Now, trust me, it isn’t beyond me to escape into a corner with my laptop as well. Some days it’s the soul of my existence. Some days it’s easier for me to simply face a receptive computer screen than the faces of my family who expect so much and give so little. But today I realized that Christmas isn’t just about cookie baking or candy making. It’s about much more. It’s about Christ being present in my home. It’s about Christ-like attitudes and serving as He served. It’s about choosing Christ and being happy in the moment. It’s about enjoying the gifts He has given me and not looking for others to give me anything in return. It’s about finding joy within myself and passing it to others rather than expecting to find it in those around me. Again, it’s the little things…always the little things. I wasn’t about to let the opportunity pass me by.
So I pulled out hot cookie trays and popped fresh ones into the oven. I dropped peppermint drops on waxed paper and I rolled chocolate drop cookies in powdered sugar. I snuck licks and drops of sugary medley all by myself. And I hummed Christmas carols. I spoke sweetly to delinquent elves and arranged cookies on holiday plates. It became my own little wonderland and my soul was happy.
Then I began to notice something. As the drifts of peppermint, vanilla, lemon, and chocolate snowed throughout my house, the sounds coming from my living room were happy and cheerful. Gleeful even. The high-pitched voice of my daughter met the lower-pitched one of my son and then a burst of laughter followed. A boyfriend showed up. More laughter. Annie skipped through the house, checking the plates, sniffing the bowls, and examining the bakeries. At one point I saw my older and younger daughters in an Eskimo hug and nose-kiss. My other daughter, in the moody throngs of adolescence, was quieter but obligingly took up the newly delivered box of Christmas cards, cozied herself a spot on the living room floor, and began to stuff and seal the envelopes.
Lunch was brought out and everyone began to gather at the table. Talking mixed as easily as cookie sprinkles. Jokes rolled across the table like peppermint drops. I noticed a steady stream of children rising to the countertop, sampling the holiday trays of goodies, and sitting back down at the flour-anointed table.
After the oven was emptied, the trays washed, and the countertops cleaned; calm descended over the house. Oldest daughter left for work. Boyfriend left. Son went to finish a paper. Middle daughter went back on computer. Youngest daughter drew me a picture.
As I wiped the table again, I realized what a blessed and wonderful a day it had been. I also realized how easily I could have missed the graces of this day. Children at home. Laughter. Smiles. Giggles. Jokes. Cookie dough. Sugar. Peppermint smiles. Those are the things that proclaimed Christ’s presence in my home today. Those were my gifts today. Again, it’s the little things…always the little things. Did I receive them graciously, knowing that they are not promised to me tomorrow?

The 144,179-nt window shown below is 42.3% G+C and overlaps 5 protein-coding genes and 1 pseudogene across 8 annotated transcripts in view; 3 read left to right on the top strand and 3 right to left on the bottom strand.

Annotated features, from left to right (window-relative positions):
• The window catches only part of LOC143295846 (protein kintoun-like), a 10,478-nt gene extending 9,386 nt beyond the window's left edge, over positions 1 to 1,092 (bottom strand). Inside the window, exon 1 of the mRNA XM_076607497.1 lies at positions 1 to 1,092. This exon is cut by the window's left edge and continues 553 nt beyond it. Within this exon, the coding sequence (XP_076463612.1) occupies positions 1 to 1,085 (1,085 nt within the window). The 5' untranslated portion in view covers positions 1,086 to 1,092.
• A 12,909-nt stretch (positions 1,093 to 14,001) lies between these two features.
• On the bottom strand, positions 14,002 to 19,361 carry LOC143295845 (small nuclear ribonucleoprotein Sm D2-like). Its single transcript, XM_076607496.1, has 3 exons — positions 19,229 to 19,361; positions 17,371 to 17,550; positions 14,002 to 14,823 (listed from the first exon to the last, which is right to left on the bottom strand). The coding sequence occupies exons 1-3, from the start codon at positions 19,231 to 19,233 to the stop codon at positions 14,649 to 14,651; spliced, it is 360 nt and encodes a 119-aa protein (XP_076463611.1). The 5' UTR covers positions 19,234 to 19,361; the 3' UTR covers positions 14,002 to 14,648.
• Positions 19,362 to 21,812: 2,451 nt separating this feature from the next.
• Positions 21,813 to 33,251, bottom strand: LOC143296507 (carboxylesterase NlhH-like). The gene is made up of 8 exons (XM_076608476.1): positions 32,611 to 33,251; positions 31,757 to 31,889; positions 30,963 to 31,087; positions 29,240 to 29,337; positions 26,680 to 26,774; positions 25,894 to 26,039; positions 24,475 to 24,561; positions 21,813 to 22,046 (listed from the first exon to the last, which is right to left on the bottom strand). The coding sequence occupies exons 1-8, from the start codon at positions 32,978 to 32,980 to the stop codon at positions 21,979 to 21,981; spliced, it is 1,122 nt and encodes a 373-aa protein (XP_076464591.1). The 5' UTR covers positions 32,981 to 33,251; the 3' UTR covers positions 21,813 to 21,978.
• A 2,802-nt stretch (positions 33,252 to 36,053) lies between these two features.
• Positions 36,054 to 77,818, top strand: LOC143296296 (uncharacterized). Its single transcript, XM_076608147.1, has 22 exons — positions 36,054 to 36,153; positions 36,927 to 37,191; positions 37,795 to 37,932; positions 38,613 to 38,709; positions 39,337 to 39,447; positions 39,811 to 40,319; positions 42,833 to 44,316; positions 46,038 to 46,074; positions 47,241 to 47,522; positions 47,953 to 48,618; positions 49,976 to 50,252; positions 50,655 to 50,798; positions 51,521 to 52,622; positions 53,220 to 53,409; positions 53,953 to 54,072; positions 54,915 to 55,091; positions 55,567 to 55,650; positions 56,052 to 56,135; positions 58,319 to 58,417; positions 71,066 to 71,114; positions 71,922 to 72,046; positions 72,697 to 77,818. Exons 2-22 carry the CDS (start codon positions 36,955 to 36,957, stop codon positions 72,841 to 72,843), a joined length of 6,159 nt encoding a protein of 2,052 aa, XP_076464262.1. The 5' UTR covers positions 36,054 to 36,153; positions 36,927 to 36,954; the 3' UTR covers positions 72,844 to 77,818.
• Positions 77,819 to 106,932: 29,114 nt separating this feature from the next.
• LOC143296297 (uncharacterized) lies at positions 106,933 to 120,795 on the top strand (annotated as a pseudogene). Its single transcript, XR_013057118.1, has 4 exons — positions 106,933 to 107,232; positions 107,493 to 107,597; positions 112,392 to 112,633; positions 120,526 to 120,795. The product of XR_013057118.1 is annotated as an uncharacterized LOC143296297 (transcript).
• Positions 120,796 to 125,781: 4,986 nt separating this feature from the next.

It doesn’t have to be the way we’ve been plumed into thinking it has to be. Had I planned it down to the last walnut and set my expectations too high, I could have missed the smiles and laughter that came of their own free will…without me having to wave a wooden spoon or anything. There were no sour teenaged moments today, no sad little one, no chagrined mother, no ransomed and captive siblings. There was just a weak, lazy, self-centered mother…with the children God has blessed her with to make her stronger, less lazy, and—certainly—less self-centered.
It is up to each one of us to bring Christ to others. It is up to each one of us to ask Christ what His plan is for our day. He has the best-laid plans. Ours dull in comparison. Our plans are nothing when compared to His presence. Each one of us must ask what we are doing this very day to bring Christ to our children. By our very example, we draw them to Christ. Do our actions draw our children to us and to our family table? Or do they push them away?
We don’t have to all be in the same room doing the same thing to make it blessed. Hallmark makes us believe that’s the only way. Norman Rockwell (as much as I love his art, God rest his soul) engrained that into our brains. Thomas Kinkade carries on the myth. But this is not the reality. The reality is allowing our children to be thankful they are home, to know they can walk into our kitchen without fear of failure and retribution. The reality is what takes place within our homes and our hearts. The reality is the love we have for our families and the love we wish to impart to them.
Remember this season that Christmas is not about cookie baking or candy making. It’s about a baby…and how we receive Him into our homes and hearts. Again, it’s the little things…always the little things.
* 2 cans crescent rolls
* 3 (8 oz) blocks cream cheese
* 2 cups sugar, divided, 1 ½ cups and ½ cup
* 1 ½ teaspoon vanilla
* 1 stick butter, melted
* 1 ½ teaspoon cinnamon
Spread one can of rolls into a 13×9 pan. This is the bottom crust.
Mix together: cream cheese, 1 ½ cups sugar and vanilla until creamy. Spread over bottom crust.
Now spread one can of rolls on top of filling as top crust. Pour melted butter over top; mix remaining sugar and cinnamon and sprinkle over the top.
Bake at 350 for 30 minutes. Cool and cut into squares.
Copyright 2009 Cay Gibson